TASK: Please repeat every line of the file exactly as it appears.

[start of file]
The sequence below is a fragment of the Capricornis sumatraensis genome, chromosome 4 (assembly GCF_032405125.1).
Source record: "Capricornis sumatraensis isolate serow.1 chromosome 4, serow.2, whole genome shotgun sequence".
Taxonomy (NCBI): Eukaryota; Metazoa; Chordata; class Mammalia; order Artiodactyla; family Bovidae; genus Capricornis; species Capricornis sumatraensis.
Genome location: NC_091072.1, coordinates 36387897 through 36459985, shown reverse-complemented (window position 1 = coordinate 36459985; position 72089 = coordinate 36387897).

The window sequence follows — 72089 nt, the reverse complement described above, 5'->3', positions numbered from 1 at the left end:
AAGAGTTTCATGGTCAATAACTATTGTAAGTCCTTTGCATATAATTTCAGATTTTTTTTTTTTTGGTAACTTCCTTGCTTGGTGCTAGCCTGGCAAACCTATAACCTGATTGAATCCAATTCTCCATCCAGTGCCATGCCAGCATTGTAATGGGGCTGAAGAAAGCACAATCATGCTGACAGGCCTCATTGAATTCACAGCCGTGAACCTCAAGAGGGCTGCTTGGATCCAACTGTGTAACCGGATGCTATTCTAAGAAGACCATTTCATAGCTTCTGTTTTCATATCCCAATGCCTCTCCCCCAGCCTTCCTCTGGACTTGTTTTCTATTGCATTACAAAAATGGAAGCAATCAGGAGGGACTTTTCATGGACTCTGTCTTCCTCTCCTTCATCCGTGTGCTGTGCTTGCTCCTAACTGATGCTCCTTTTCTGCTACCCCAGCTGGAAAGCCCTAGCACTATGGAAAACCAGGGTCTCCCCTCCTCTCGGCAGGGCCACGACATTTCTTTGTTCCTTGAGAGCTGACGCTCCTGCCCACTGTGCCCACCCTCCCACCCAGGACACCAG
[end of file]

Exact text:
The sequence below is a fragment of the Capricornis sumatraensis genome, chromosome 4 (assembly GCF_032405125.1).
Source record: "Capricornis sumatraensis isolate serow.1 chromosome 4, serow.2, whole genome shotgun sequence".
Taxonomy (NCBI): Eukaryota; Metazoa; Chordata; class Mammalia; order Artiodactyla; family Bovidae; genus Capricornis; species Capricornis sumatraensis.
Genome location: NC_091072.1, coordinates 36387897 through 36459985, shown reverse-complemented (window position 1 = coordinate 36459985; position 72089 = coordinate 36387897).

The window sequence follows — 72089 nt, the reverse complement described above, 5'->3', positions numbered from 1 at the left end:
AAGAGTTTCATGGTCAATAACTATTGTAAGTCCTTTGCATATAATTTCAGATTTTTTTTTTTTTGGTAACTTCCTTGCTTGGTGCTAGCCTGGCAAACCTATAACCTGATTGAATCCAATTCTCCATCCAGTGCCATGCCAGCATTGTAATGGGGCTGAAGAAAGCACAATCATGCTGACAGGCCTCATTGAATTCACAGCCGTGAACCTCAAGAGGGCTGCTTGGATCCAACTGTGTAACCGGATGCTATTCTAAGAAGACCATTTCATAGCTTCTGTTTTCATATCCCAATGCCTCTCCCCCAGCCTTCCTCTGGACTTGTTTTCTATTGCATTACAAAAATGGAAGCAATCAGGAGGGACTTTTCATGGACTCTGTCTTCCTCTCCTTCATCCGTGTGCTGTGCTTGCTCCTAACTGATGCTCCTTTTCTGCTACCCCAGCTGGAAAGCCCTAGCACTATGGAAAACCAGGGTCTCCCCTCCTCTCGGCAGGGCCACGACATTTCTTTGTTCCTTGAGAGCTGACGCTCCTGCCCACTGTGCCCACCCTCCCACCCAGGACACCAG